- Baptism is therefore the means by which we "put on Christ", and become sons of God!
- NOTE CAREFULLY...
- Paul wrote: "For as many of you as were baptized into Christ have put on..."
- "For as many" means no more or no less
- Only those who have been baptized into Christ have really received Christ into their lives!
- Many teach "receive Jesus Christ by saying the sinner's prayer..."
- But the Bible nowhere teaches that this is how one "receives Christ"
- Rather, one "puts on" (or receives) Christ when they are baptized into Christ!
- IN HIS EPISTLE TO THE COLOSSIANS
- BAPTISM IS A WORK OF GOD...
- A "spiritual circumcision" in which sins are "cut away" - Col 2:11
- A burial with Christ, and also a resurrection with Him - Col 2:12
- Made effective "through faith in the working of God" - Col 2:12
- In which GOD makes us "alive together with Him, having forgiven you all trespasses" - Col 2:13
- NOTE CAREFULLY...
- Here we learn that baptism is a work of God, not man
- Just as it was God who raised Jesus, so it is He who makes us alive, having forgiven our sins! - Col 2:13
- Our part is "faith in the working of God" as we are buried with Christ in baptism - Col 2:12
- God is the "Great Physician", who is cutting away our sins (through the blood of Christ)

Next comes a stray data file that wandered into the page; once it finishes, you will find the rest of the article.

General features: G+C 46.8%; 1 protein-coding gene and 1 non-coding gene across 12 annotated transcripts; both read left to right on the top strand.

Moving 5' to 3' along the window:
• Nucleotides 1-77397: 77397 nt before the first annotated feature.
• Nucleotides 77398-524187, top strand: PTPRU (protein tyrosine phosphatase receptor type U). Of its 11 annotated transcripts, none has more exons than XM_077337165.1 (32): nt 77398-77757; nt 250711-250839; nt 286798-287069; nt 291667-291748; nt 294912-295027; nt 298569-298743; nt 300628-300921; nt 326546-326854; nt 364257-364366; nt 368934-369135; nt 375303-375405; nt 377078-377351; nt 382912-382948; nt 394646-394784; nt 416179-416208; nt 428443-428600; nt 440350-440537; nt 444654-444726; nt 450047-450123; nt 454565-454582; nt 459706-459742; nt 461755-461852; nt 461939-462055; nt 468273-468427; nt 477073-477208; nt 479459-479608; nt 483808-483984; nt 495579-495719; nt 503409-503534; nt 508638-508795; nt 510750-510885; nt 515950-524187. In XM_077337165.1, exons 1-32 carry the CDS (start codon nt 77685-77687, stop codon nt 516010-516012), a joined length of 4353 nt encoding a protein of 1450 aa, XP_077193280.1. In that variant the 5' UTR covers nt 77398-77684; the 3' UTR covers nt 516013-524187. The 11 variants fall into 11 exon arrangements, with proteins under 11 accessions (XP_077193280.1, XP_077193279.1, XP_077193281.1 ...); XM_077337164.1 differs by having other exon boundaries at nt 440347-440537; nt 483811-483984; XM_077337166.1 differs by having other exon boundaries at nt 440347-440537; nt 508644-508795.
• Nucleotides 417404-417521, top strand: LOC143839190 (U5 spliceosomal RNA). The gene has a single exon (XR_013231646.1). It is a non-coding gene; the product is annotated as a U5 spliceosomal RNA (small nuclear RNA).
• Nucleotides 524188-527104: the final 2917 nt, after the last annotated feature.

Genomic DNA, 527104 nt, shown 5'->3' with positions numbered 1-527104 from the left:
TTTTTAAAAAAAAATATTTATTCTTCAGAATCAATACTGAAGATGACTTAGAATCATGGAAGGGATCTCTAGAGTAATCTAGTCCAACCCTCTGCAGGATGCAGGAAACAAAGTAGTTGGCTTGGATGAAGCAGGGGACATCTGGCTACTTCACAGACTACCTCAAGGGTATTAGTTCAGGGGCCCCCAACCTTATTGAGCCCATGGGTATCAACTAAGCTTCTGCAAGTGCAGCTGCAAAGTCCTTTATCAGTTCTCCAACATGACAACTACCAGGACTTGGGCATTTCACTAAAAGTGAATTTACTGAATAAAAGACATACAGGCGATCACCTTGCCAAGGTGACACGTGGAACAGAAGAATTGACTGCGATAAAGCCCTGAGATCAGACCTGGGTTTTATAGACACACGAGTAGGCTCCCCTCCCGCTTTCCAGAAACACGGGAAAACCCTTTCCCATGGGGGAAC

- We are simply the patient, who humbly submits in faith to the surgeon's scalpel
- He is the One who makes us alive, that we might rise to walk in newness of life
- IN HIS EPISTLE TO TITUS
- BAPTISM IS A "WASHING" AND "REGENERATION"...
- Is Paul talking about baptism in Tit 3:5?
- The figure "washing" certainly alludes to the baptismal waters
- We have already seen where in baptism we are:
- Martin Luther and many others understood this verse to refer to baptism
- Thus God saves us in baptism:
- It is a "washing of regeneration" - a washing in we are reborn
- It is a "renewing of the Holy Spirit" - a renewal in which the Spirit is at work
- NOTE CAREFULLY...
- This "washing" and "regeneration" does not occur because we have earned it!
- Baptism is not a work of righteousness by virtue of which we merit salvation!
- We are saved by the kindness, love, and mercy of God! - Tit 3:4-5
- It is by God's mercy that HE (not we) saves us!
- Which HE does through the washing of regeneration and renewing of the Holy Spirit!
- Which HE does when we are baptized into Christ!
- Through such mercy in Christ Jesus, we are truly "justified by His grace" - Tit 3:6-7
[In his commentary on Romans, Martin Luther wrote: "Baptism has been
instituted that it should lead us to the blessings (of this death) and
through such death to eternal life. Therefore IT IS NECESSARY that we
should be baptized into Jesus Christ and His death." (Commentary On
Romans, Kregel Publications, p.101).